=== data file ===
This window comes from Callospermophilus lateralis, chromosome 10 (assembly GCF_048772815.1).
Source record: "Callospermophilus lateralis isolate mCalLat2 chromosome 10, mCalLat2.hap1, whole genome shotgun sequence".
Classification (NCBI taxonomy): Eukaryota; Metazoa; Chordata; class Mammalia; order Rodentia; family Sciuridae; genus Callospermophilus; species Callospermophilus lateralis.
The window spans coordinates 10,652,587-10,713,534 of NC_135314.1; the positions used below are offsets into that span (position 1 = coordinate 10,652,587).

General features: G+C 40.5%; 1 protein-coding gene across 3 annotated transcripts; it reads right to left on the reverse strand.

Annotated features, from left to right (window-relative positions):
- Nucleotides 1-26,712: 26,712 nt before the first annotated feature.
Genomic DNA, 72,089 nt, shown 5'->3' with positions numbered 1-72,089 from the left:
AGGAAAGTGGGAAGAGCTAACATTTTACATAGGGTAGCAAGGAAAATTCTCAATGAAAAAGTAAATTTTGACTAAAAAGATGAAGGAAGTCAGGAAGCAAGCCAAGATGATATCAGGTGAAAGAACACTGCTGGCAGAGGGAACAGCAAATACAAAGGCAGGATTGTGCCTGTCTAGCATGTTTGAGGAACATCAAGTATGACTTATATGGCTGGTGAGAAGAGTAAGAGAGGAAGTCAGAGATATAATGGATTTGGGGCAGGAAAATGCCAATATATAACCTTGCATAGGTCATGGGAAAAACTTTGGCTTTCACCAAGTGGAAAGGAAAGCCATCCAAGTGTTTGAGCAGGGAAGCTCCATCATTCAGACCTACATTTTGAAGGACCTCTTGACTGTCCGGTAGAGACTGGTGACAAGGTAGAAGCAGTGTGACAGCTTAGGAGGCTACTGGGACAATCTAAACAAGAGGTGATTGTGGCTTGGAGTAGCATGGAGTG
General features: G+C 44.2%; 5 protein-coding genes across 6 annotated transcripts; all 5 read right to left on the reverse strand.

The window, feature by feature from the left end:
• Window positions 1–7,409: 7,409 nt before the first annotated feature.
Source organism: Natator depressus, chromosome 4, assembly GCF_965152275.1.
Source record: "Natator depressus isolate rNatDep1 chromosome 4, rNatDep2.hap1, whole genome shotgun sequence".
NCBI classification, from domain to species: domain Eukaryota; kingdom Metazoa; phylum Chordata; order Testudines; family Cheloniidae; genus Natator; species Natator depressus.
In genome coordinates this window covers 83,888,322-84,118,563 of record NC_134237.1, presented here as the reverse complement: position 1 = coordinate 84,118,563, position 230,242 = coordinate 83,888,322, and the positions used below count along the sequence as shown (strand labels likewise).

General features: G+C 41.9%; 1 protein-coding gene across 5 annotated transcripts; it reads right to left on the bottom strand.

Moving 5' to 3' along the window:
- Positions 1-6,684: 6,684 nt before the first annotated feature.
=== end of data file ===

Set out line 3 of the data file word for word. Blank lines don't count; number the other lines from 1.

Classification (NCBI taxonomy): Eukaryota; Metazoa; Chordata; class Mammalia; order Rodentia; family Sciuridae; genus Callospermophilus; species Callospermophilus lateralis.